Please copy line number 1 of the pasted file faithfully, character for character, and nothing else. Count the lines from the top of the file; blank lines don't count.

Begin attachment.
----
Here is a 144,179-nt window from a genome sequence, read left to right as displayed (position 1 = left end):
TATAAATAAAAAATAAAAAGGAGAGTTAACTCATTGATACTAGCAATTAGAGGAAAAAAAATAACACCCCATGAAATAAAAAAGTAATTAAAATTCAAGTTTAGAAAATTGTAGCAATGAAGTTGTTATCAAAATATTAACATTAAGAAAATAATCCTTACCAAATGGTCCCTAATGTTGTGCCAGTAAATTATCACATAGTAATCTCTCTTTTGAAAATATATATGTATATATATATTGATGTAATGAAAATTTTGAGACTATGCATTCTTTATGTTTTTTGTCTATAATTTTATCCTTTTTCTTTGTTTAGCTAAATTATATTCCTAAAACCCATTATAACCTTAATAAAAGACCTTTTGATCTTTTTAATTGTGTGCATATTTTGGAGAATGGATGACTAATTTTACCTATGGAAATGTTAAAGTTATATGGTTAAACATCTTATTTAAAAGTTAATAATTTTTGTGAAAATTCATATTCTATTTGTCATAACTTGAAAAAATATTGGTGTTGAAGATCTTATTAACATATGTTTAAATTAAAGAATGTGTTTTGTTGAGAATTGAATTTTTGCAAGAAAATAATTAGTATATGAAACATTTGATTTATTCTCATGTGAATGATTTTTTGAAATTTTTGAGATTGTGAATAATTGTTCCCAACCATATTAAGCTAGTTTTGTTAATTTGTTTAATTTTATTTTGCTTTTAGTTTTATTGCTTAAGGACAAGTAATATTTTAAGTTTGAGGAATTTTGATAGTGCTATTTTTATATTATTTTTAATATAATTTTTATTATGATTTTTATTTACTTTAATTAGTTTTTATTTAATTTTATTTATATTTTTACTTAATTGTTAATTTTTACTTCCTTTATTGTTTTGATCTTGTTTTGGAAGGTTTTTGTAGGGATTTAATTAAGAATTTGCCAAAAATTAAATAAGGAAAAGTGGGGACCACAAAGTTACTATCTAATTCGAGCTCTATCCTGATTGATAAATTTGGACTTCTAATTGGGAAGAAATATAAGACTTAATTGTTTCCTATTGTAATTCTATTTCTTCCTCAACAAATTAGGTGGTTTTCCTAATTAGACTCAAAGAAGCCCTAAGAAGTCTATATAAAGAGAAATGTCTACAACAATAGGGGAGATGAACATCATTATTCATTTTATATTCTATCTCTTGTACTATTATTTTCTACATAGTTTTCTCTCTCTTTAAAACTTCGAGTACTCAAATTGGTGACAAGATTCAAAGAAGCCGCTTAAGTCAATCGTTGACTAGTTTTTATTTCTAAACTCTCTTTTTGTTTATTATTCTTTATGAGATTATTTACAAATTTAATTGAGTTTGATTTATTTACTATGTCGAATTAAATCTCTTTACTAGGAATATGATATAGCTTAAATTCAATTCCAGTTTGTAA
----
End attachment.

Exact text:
Here is a 144,179-nt window from a genome sequence, read left to right as displayed (position 1 = left end):